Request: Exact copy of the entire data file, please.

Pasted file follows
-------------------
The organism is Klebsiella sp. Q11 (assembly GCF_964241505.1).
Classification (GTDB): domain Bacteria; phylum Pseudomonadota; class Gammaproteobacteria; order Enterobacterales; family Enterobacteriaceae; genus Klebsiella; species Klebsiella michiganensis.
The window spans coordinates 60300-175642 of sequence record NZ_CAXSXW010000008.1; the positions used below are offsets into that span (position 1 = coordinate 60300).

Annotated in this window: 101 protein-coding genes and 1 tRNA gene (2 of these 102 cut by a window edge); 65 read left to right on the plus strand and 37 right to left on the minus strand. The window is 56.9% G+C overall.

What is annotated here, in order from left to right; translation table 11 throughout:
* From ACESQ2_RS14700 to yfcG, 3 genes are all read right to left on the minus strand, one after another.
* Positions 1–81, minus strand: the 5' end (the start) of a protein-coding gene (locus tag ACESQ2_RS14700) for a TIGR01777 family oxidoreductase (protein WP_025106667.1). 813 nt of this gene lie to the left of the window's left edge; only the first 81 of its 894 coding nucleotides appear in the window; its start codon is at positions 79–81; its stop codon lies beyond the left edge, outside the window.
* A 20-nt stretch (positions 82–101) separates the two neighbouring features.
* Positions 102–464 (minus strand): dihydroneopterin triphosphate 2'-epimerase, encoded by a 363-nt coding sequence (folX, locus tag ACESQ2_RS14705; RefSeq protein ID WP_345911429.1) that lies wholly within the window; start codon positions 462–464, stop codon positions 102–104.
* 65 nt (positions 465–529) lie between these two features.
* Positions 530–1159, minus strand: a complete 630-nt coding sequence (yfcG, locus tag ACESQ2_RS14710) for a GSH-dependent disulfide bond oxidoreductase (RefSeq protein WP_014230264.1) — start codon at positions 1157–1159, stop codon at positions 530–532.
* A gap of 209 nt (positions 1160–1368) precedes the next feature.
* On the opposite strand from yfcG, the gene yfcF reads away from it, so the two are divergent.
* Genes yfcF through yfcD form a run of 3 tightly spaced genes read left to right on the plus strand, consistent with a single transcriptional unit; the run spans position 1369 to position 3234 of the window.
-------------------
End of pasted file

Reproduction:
The organism is Klebsiella sp. Q11 (assembly GCF_964241505.1).
Classification (GTDB): domain Bacteria; phylum Pseudomonadota; class Gammaproteobacteria; order Enterobacterales; family Enterobacteriaceae; genus Klebsiella; species Klebsiella michiganensis.
The window spans coordinates 60300-175642 of sequence record NZ_CAXSXW010000008.1; the positions used below are offsets into that span (position 1 = coordinate 60300).

Annotated in this window: 101 protein-coding genes and 1 tRNA gene (2 of these 102 cut by a window edge); 65 read left to right on the plus strand and 37 right to left on the minus strand. The window is 56.9% G+C overall.

What is annotated here, in order from left to right; translation table 11 throughout:
* From ACESQ2_RS14700 to yfcG, 3 genes are all read right to left on the minus strand, one after another.
* Positions 1–81, minus strand: the 5' end (the start) of a protein-coding gene (locus tag ACESQ2_RS14700) for a TIGR01777 family oxidoreductase (protein WP_025106667.1). 813 nt of this gene lie to the left of the window's left edge; only the first 81 of its 894 coding nucleotides appear in the window; its start codon is at positions 79–81; its stop codon lies beyond the left edge, outside the window.
* A 20-nt stretch (positions 82–101) separates the two neighbouring features.
* Positions 102–464 (minus strand): dihydroneopterin triphosphate 2'-epimerase, encoded by a 363-nt coding sequence (folX, locus tag ACESQ2_RS14705; RefSeq protein ID WP_345911429.1) that lies wholly within the window; start codon positions 462–464, stop codon positions 102–104.
* 65 nt (positions 465–529) lie between these two features.
* Positions 530–1159, minus strand: a complete 630-nt coding sequence (yfcG, locus tag ACESQ2_RS14710) for a GSH-dependent disulfide bond oxidoreductase (RefSeq protein WP_014230264.1) — start codon at positions 1157–1159, stop codon at positions 530–532.
* A gap of 209 nt (positions 1160–1368) precedes the next feature.
* On the opposite strand from yfcG, the gene yfcF reads away from it, so the two are divergent.
* Genes yfcF through yfcD form a run of 3 tightly spaced genes read left to right on the plus strand, consistent with a single transcriptional unit; the run spans position 1369 to position 3234 of the window.